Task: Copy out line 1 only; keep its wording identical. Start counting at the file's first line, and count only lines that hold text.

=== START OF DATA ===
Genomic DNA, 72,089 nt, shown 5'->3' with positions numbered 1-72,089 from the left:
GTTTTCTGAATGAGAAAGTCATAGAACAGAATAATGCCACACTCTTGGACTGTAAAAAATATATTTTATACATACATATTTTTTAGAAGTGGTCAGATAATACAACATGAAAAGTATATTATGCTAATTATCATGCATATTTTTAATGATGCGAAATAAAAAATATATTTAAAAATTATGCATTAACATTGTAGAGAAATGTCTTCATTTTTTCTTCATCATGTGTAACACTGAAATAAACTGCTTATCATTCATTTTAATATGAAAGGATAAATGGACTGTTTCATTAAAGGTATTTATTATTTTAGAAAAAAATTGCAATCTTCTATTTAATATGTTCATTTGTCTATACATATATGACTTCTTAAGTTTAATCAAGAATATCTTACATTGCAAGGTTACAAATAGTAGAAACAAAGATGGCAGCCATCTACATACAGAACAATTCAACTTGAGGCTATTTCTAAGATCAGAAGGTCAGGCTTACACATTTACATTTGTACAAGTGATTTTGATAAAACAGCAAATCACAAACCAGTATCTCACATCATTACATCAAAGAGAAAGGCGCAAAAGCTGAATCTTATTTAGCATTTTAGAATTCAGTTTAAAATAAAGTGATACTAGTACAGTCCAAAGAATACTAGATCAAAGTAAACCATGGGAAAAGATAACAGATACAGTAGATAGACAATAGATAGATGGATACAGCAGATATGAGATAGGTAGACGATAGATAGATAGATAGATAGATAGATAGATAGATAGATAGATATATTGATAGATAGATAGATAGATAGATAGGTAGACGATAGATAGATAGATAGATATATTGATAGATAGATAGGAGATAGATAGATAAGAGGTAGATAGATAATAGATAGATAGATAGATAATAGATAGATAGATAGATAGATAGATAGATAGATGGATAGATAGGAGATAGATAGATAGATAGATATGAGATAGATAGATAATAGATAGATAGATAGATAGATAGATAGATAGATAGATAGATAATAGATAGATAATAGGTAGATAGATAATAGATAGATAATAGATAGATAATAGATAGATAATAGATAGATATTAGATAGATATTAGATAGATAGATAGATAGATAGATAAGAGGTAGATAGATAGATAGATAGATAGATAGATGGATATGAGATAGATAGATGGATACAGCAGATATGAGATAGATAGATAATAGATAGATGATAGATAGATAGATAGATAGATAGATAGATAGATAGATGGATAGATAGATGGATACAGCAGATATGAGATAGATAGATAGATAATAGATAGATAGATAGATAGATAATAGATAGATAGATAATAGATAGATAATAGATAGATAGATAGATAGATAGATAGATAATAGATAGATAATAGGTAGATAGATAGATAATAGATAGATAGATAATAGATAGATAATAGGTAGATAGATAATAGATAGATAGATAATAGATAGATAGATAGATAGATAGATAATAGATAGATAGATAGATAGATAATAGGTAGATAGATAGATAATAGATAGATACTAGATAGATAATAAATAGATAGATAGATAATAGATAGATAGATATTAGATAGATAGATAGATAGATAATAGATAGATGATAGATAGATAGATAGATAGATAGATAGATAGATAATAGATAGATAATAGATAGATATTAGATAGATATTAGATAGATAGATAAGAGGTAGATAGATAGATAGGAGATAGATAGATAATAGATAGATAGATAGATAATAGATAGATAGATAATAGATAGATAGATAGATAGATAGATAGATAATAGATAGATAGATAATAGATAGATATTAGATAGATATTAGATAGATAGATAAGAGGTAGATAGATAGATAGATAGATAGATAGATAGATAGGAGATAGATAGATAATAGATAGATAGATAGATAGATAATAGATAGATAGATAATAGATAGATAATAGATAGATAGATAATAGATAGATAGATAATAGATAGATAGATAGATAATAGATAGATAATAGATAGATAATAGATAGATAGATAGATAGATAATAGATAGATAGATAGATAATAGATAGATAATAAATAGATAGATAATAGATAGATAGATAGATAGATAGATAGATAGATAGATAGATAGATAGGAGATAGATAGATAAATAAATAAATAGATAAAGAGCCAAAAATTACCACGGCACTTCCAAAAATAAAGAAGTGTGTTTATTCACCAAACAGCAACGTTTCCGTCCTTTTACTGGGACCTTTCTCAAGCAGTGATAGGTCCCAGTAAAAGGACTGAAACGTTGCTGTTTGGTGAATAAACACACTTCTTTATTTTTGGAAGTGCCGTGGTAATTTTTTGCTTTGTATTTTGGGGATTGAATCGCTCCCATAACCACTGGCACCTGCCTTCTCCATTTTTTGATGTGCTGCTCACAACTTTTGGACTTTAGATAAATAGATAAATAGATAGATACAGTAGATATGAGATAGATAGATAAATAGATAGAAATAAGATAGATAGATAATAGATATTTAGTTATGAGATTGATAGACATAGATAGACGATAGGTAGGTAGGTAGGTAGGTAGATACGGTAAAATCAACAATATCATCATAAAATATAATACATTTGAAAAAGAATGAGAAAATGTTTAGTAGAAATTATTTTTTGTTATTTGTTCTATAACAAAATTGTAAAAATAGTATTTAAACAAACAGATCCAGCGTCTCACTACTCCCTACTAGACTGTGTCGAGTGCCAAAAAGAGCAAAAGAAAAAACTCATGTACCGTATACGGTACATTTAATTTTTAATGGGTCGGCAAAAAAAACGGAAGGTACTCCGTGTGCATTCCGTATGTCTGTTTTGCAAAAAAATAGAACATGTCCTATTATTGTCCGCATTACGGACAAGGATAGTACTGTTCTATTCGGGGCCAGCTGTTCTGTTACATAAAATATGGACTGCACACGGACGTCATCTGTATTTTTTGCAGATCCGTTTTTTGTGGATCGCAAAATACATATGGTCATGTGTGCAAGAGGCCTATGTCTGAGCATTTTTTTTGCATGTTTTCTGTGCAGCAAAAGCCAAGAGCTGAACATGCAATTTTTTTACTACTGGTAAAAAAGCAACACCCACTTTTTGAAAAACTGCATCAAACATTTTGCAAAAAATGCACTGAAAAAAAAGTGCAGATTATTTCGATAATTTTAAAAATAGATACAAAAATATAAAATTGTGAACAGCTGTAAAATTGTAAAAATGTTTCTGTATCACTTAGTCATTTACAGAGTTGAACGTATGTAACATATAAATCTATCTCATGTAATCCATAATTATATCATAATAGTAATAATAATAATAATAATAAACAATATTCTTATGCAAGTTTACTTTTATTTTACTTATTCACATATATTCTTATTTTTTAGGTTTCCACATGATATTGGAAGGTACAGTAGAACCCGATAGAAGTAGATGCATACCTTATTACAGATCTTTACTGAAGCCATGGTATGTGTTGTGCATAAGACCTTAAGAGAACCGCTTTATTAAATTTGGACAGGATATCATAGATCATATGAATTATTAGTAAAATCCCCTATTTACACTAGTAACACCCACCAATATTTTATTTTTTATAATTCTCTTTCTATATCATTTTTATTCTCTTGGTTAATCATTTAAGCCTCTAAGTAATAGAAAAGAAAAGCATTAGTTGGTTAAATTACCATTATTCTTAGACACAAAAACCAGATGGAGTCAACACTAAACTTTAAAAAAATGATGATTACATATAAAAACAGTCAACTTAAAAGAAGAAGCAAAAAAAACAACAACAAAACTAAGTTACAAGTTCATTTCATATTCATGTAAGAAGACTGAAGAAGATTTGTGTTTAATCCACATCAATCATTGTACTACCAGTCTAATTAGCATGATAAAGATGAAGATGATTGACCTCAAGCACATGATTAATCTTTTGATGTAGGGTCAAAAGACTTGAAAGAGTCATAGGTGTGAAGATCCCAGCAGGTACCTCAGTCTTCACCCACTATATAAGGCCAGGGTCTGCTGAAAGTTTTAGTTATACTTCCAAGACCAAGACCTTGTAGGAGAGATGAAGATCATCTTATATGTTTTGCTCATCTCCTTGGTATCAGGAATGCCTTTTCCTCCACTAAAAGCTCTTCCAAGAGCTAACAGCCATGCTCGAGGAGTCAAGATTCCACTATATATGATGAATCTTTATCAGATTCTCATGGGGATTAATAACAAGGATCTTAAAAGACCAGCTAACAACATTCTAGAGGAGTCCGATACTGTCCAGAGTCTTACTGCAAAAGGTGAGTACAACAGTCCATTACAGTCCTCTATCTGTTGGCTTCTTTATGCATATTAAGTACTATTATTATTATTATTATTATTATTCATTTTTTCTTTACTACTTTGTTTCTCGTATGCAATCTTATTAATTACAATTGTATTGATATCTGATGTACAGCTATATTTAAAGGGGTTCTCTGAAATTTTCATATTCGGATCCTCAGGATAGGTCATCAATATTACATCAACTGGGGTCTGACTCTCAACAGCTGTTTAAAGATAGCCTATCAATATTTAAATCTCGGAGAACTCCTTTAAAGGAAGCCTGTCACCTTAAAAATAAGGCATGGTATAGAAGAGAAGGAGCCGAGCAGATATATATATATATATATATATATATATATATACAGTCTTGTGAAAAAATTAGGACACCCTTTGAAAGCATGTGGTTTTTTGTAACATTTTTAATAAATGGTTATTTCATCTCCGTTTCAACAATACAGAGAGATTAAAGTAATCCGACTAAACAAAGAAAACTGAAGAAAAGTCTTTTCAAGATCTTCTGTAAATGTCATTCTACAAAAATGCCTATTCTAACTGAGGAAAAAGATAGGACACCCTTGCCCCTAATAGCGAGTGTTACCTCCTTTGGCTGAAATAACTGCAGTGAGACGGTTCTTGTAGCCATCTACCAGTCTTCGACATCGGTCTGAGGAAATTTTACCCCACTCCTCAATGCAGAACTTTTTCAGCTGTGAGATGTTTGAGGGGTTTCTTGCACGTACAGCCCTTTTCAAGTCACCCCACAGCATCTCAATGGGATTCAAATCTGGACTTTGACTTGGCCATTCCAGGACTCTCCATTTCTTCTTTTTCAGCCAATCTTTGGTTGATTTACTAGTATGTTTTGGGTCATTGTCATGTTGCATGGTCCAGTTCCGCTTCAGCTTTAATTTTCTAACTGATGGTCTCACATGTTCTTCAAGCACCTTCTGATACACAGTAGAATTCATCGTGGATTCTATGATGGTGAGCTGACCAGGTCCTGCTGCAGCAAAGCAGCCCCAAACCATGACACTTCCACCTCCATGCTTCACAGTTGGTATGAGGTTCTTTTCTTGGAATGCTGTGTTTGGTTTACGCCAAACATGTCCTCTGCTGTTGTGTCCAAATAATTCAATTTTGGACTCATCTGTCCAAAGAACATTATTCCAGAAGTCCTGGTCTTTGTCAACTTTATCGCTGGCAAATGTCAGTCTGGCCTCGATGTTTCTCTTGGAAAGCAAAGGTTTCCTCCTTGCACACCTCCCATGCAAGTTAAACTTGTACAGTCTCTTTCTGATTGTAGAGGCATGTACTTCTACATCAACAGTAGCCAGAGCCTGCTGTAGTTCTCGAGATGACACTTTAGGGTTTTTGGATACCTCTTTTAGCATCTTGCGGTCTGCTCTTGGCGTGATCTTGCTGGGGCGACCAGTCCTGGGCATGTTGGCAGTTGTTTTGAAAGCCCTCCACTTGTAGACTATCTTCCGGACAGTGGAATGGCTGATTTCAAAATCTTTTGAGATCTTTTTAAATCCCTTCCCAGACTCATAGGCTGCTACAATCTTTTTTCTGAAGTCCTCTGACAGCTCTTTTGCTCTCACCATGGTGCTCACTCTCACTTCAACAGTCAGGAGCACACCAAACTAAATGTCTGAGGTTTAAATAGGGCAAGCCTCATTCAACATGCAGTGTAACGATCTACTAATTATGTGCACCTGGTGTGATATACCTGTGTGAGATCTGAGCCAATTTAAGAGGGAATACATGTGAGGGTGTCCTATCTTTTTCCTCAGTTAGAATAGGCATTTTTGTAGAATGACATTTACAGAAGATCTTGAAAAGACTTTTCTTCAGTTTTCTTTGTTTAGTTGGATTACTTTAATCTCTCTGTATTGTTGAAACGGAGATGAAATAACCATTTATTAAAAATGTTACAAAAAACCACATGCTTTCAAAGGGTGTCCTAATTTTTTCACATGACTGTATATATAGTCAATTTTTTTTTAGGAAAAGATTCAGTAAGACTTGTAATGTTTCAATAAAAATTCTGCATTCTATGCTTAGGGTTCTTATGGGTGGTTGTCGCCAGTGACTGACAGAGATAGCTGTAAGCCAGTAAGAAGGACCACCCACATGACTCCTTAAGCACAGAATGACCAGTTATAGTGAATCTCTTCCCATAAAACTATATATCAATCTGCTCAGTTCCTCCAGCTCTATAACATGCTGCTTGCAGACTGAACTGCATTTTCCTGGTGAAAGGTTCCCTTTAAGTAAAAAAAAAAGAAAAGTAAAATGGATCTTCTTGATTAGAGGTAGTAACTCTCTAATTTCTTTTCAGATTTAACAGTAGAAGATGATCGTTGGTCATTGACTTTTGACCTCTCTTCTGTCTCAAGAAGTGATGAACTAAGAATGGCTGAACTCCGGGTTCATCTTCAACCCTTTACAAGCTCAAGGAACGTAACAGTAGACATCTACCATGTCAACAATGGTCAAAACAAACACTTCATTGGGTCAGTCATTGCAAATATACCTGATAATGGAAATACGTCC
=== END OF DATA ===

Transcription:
Genomic DNA, 72,089 nt, shown 5'->3' with positions numbered 1-72,089 from the left: